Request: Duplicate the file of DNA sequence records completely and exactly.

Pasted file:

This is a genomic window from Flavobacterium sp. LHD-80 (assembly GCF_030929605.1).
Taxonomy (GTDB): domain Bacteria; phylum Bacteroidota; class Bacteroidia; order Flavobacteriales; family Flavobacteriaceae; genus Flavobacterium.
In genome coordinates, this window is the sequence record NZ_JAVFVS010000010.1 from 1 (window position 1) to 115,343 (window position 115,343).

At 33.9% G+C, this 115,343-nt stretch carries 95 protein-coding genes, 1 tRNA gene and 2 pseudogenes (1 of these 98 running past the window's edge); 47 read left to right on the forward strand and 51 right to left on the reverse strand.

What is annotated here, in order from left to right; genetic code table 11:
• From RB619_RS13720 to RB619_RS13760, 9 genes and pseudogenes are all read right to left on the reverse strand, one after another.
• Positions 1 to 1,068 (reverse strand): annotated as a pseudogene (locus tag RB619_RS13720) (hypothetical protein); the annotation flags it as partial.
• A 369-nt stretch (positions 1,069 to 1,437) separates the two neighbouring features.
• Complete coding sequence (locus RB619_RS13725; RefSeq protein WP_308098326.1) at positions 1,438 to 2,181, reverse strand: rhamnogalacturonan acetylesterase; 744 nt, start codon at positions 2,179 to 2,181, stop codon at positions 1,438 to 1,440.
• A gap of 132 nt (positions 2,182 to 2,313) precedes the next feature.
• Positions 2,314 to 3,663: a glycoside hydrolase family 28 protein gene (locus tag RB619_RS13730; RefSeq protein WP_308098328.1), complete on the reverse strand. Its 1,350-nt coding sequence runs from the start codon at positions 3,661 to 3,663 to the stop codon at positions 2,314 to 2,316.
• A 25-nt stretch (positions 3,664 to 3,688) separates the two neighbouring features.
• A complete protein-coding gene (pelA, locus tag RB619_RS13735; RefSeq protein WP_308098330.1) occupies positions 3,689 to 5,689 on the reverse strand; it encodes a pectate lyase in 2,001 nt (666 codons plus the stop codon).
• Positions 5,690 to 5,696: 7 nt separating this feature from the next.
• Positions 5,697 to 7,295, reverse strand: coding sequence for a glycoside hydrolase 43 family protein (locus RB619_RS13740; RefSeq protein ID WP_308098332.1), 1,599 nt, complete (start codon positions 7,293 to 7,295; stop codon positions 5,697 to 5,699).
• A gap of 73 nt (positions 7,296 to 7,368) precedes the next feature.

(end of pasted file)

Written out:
This is a genomic window from Flavobacterium sp. LHD-80 (assembly GCF_030929605.1).
Taxonomy (GTDB): domain Bacteria; phylum Bacteroidota; class Bacteroidia; order Flavobacteriales; family Flavobacteriaceae; genus Flavobacterium.
In genome coordinates, this window is the sequence record NZ_JAVFVS010000010.1 from 1 (window position 1) to 115,343 (window position 115,343).

At 33.9% G+C, this 115,343-nt stretch carries 95 protein-coding genes, 1 tRNA gene and 2 pseudogenes (1 of these 98 running past the window's edge); 47 read left to right on the forward strand and 51 right to left on the reverse strand.

What is annotated here, in order from left to right; genetic code table 11:
• From RB619_RS13720 to RB619_RS13760, 9 genes and pseudogenes are all read right to left on the reverse strand, one after another.
• Positions 1 to 1,068 (reverse strand): annotated as a pseudogene (locus tag RB619_RS13720) (hypothetical protein); the annotation flags it as partial.
• A 369-nt stretch (positions 1,069 to 1,437) separates the two neighbouring features.
• Complete coding sequence (locus RB619_RS13725; RefSeq protein WP_308098326.1) at positions 1,438 to 2,181, reverse strand: rhamnogalacturonan acetylesterase; 744 nt, start codon at positions 2,179 to 2,181, stop codon at positions 1,438 to 1,440.
• A gap of 132 nt (positions 2,182 to 2,313) precedes the next feature.
• Positions 2,314 to 3,663: a glycoside hydrolase family 28 protein gene (locus tag RB619_RS13730; RefSeq protein WP_308098328.1), complete on the reverse strand. Its 1,350-nt coding sequence runs from the start codon at positions 3,661 to 3,663 to the stop codon at positions 2,314 to 2,316.
• A 25-nt stretch (positions 3,664 to 3,688) separates the two neighbouring features.
• A complete protein-coding gene (pelA, locus tag RB619_RS13735; RefSeq protein WP_308098330.1) occupies positions 3,689 to 5,689 on the reverse strand; it encodes a pectate lyase in 2,001 nt (666 codons plus the stop codon).
• Positions 5,690 to 5,696: 7 nt separating this feature from the next.
• Positions 5,697 to 7,295, reverse strand: coding sequence for a glycoside hydrolase 43 family protein (locus RB619_RS13740; RefSeq protein ID WP_308098332.1), 1,599 nt, complete (start codon positions 7,293 to 7,295; stop codon positions 5,697 to 5,699).
• A gap of 73 nt (positions 7,296 to 7,368) precedes the next feature.